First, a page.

US Coins

1848 quarter eagle made of California gold

This 1848 Coronet, CAL. quarter eagle, a coin that captures the attention of young numismatist Taylor Webb, realized $25,415 in a January 2011 Heritage auction.

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Can you guess what the first commemorative coin produced by the United States is? If you guessed the 1892 World’s Columbian Exposition half dollar, then some people may say you are wrong. They will tell you that in fact it is the 1848 Coronet, CAL. gold quarter eagle. And they may be right in thinking this.

These coins were specially struck from gold that came from the California Gold Rush. They are distinguishable from regular 1848 Coronet quarter eagles by the presence of CAL. stamped into the field above the eagle’s head. The coins were stamped with CAL. after striking, but most likely before they left the coining chamber.

Here’s the story: The military governor of California, Col. Richard Barnes Mason, ordered an officer to collect gold and deliver it to the secretary of war. The officer took the gold nuggets, weighing about 228 ounces, to the White House and then delivered the gold to William L. Marcy, the secretary of war. Marcy then ordered that a portion of the gold be reserved for medals. He ordered the balance to be coined into quarter eagles “bearing a distinguishing mark to be able to distinguish from regular issues.”

It is this phrase that seals its fate as the first commemorative coin. These coins were dated 1848, but they were likely coined in early 1849. A total of 1,389 were struck, according to Mint correspondence. They were available at the Mint for face value for a time. Only a few hundred were sold, and the rest were dumped into circulation. Of the 1,389, PCGS Coin Facts estimates that 162 examples survive today.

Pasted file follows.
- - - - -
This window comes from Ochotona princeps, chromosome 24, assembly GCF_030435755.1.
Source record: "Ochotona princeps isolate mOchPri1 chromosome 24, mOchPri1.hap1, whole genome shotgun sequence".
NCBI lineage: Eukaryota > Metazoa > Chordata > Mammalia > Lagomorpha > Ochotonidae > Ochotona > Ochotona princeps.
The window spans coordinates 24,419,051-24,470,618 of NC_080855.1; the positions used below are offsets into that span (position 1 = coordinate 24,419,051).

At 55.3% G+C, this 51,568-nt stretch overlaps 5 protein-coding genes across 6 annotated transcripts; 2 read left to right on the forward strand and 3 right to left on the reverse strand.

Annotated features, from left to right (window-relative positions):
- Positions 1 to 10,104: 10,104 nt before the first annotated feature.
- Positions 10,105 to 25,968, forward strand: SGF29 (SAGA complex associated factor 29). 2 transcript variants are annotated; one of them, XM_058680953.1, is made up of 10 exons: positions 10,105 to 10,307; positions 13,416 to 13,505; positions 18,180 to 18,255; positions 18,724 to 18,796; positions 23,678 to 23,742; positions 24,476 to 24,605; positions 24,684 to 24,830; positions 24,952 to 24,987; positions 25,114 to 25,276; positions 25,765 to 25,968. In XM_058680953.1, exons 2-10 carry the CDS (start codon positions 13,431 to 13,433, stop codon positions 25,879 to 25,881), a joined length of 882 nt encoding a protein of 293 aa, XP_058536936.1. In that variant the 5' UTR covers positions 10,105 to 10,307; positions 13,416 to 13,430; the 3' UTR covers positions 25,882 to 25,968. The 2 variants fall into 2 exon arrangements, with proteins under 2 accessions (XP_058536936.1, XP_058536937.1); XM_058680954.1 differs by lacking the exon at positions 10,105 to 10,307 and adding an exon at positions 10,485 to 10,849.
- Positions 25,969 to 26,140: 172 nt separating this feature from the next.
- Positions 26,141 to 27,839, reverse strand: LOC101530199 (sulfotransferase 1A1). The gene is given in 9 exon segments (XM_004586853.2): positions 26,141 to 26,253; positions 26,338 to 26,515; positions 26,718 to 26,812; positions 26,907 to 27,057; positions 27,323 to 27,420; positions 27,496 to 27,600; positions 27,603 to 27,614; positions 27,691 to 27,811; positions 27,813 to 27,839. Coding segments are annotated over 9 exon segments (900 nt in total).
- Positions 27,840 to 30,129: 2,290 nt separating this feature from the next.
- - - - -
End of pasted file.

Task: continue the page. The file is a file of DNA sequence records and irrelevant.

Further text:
At the highest grade level is a coin graded Mint State 68 ? by Numismatic Guaranty Corp. This example was sold by Heritage Auctions in 2008 for $345,000. Near the other end of the grading scale is a Professional Coin Grading Service Good 6 coin that sold by Heritage Auctions for $16,675 in 2008.

These coins have a tangible link to an important event in America, the California Gold Rush. Because of this gold rush, many towns in California were changed forever. San Francisco grew from a small town of about 200 residents to a boomtown of 30,000, almost overnight. Many people died on the journey to California. Some of those who survived the travel went home rich, some went home poor and some never went home. The coin relates to their struggles. The low mintage and survival rate make this coin one of the scarcest issues of this series. These coins are also the first commemorative coin to be produced.

It is coins like these that can keep people involved in the hobby. These coins were made during the Mint’s golden years. Although this coin may bring sky-high prices at auction, it is worth every penny. It is worth far more than the gold in it; it has a story attached to it.

Someday, although I may be young, I will add one of these to my collection.

Taylor Webb is a 12-year-old young numismatist from Fremont, Calif., and a member of the American Numismatic Association.

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